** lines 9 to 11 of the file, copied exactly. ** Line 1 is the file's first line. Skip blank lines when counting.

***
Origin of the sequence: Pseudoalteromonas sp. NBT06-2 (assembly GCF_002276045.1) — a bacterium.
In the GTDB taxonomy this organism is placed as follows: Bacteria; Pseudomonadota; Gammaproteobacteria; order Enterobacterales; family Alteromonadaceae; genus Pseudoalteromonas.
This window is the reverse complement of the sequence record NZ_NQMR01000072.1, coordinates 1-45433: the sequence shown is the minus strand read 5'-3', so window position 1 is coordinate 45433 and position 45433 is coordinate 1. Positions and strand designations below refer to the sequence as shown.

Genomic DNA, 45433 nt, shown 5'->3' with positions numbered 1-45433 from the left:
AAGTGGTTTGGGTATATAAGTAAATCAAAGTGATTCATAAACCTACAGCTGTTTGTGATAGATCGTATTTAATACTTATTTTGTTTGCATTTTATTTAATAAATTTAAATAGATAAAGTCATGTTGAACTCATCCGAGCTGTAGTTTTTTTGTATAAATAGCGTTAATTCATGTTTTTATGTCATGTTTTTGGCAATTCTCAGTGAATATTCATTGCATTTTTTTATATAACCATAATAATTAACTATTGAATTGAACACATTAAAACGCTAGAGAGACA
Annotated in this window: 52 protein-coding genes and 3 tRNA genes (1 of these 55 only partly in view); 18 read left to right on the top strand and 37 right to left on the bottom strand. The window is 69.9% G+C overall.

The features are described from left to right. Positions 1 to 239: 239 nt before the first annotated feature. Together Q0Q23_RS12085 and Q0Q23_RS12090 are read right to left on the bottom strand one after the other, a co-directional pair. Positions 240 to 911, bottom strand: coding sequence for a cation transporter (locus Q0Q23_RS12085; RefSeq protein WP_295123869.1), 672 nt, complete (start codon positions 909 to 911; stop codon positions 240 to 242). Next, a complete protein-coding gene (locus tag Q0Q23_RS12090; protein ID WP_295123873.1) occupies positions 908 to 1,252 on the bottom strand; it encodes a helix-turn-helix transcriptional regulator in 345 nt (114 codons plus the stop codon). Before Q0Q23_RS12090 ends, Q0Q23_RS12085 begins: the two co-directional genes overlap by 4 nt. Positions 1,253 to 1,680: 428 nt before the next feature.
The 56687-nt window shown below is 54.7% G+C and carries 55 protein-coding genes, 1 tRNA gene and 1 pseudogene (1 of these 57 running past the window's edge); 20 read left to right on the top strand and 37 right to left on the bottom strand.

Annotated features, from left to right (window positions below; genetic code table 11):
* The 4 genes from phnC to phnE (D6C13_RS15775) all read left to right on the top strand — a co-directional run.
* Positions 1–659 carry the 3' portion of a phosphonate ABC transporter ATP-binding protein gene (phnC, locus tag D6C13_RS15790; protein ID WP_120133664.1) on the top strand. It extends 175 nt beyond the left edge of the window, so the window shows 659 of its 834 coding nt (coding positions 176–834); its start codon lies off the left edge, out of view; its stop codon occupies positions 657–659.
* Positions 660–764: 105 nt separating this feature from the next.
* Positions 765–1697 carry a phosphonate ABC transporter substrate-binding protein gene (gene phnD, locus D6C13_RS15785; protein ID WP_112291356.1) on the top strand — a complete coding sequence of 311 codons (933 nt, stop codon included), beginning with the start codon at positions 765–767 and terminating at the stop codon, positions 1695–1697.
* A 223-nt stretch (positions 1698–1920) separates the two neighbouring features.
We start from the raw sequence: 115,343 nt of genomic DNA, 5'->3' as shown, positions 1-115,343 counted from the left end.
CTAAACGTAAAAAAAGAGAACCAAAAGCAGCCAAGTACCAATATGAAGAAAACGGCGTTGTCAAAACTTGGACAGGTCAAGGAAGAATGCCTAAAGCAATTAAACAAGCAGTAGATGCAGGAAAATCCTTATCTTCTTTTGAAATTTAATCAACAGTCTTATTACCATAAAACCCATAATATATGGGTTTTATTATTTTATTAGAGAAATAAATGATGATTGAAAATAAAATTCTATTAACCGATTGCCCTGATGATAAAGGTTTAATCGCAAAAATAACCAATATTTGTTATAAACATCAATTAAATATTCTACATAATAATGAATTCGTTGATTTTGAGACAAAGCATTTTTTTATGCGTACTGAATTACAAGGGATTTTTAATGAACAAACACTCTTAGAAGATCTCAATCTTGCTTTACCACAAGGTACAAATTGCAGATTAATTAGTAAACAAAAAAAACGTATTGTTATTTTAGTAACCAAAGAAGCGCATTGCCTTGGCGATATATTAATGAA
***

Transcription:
Annotated features, from left to right (window positions below; genetic code table 11):
* The 4 genes from phnC to phnE (D6C13_RS15775) all read left to right on the top strand — a co-directional run.
* Positions 1–659 carry the 3' portion of a phosphonate ABC transporter ATP-binding protein gene (phnC, locus tag D6C13_RS15790; protein ID WP_120133664.1) on the top strand. It extends 175 nt beyond the left edge of the window, so the window shows 659 of its 834 coding nt (coding positions 176–834); its start codon lies off the left edge, out of view; its stop codon occupies positions 657–659.